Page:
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Democratic People’s Republic of Korea

Section 1. Respect for the Integrity of the Person, Including Freedom from:

c. Torture and Other Cruel, Inhuman, or Degrading Treatment or Punishment

The penal code prohibits torture or inhuman treatment, but many sources reported these practices continued. Numerous defector accounts and NGO reports described the use of torture by authorities in several detention facilities. Methods of torture and other abuse reportedly included severe beatings; electric shock; prolonged periods of exposure to the elements; humiliations such as public nakedness; confinement for up to several weeks in small “punishment cells” in which prisoners were unable to stand upright or lie down; being forced to kneel or sit immobilized for long periods; being hung by the wrists; water torture; and being forced to stand up and sit down to the point of collapse, including “pumps,” or being forced to repeatedly squat and stand with the person’s hands behind their back. Mothers were in some cases reportedly forced to watch or to commit the infanticide of their newborn infants. Defectors continued to report many prisoners died from torture, disease, starvation, exposure to the elements, or a combination of these causes.

The December 2017 International Bar Association (IBA) Inquiry on Crimes Against Humanity in North Korean Political Prisons alleged that torture with water or electricity was standard practice by the MSS. Other allegations include being stripped, hung inverted, and beaten as well as the sticking of needles under a detainee’s fingernails, among other forms of torture.

The White Paper on Human Rights in North Korea, published by the Korea Institute for National Unification (KINU), a South Korean government-affiliated think tank, and the 2014 UN Commission of Inquiry (COI) report stated that officials had in some cases prohibited live births in prison and ordered forced abortions as recently as 2013. Detainees in re-education through labor camps reported the state forced them to perform difficult physical labor under harsh conditions (see section 7.b.).

The KINU white paper found that, in some cases of live birth, the prison guards killed the infant or left the baby to die, and it reported cases of guards sexually abusing or exploiting female prisoners.

Prison and Detention Center Conditions

NGO, defector, and press reports noted there were several types of prisons, detention centers, and camps, including forced labor camps and separate camps for political prisoners. NGO reports documented six types of detention facilities: kwanliso (political penal-labor camps), kyohwaso (correctional or re-education centers), kyoyangso (labor-reform centers), jipkyulso (collection centers for low-level criminals), rodong danryeondae (labor-training centers), and kuryujang or kamok (interrogation facilities or jails). According to the 2017 KINU white paper, the Ministry of State Security administered kwanliso camps and either it or the Ministry of People’s Security administered the other detention centers.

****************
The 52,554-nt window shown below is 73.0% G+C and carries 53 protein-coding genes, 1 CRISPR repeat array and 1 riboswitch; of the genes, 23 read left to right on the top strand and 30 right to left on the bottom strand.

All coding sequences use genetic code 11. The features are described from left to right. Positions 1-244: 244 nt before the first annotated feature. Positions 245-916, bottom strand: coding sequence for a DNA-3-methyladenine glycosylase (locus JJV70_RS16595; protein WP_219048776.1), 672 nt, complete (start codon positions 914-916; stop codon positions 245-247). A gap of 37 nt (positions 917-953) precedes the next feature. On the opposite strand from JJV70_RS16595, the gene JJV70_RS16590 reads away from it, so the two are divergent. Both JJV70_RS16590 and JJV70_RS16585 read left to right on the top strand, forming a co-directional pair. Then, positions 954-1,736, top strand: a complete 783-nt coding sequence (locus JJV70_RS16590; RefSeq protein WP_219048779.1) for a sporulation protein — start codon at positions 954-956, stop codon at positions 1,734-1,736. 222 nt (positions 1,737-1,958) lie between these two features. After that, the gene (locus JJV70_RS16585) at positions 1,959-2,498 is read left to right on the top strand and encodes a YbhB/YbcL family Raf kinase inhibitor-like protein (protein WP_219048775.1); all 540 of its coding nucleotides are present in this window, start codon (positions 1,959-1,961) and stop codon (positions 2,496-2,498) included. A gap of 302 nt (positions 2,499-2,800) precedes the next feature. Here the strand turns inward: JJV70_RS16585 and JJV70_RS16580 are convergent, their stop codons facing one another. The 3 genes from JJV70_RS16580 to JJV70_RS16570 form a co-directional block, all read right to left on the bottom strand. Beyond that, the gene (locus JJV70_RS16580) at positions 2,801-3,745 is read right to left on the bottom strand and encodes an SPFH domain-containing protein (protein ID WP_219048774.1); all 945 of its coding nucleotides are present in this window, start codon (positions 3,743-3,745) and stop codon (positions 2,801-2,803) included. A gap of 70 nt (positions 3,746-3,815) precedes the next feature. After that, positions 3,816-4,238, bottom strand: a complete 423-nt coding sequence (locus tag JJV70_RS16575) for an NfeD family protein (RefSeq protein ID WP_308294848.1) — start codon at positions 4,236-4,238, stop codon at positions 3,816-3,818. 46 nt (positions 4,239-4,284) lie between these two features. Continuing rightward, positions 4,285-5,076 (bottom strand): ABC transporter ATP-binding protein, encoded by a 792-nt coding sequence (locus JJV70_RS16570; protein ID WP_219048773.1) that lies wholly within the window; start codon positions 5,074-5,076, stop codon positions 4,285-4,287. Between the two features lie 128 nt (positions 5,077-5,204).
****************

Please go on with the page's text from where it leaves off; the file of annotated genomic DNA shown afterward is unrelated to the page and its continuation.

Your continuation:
There were reportedly between 5,000 and 50,000 prisoners per kwanliso. Defectors claimed the kwanliso camps contained unmarked graves, barracks, worksites, and other prison facilities. NGOs reported the existence of between four and six kwanliso facilities, including Gaecheon (Camp 14), Yodok (Camp 15), Hwaseong/Myeonggan (Camp 16), Pukchang (Camp 18), Cheongjin (Camp 25), and the Choma-bong Restricted Area. HRNK reported that the Choma-bong Restricted Area, constructed between 2013 and 2014, had not been confirmed by eyewitness reports, but it appeared to be operational and bore all the characteristics of a kwanliso.

Kwanliso camps consist of total control zones, where incarceration is for life, and “rerevolutionizing zones,” from which prisoners may be released. Reports indicated the state typically sent those sentenced to prison for nonpolitical crimes to re-education prisons where authorities subjected prisoners to intense forced labor. Those the state considered hostile to the government or who committed political crimes reportedly received indefinite sentencing terms in political prison camps. In many cases the state also detained all family members if one member was accused or arrested. The government continued to deny the existence of political prison camps.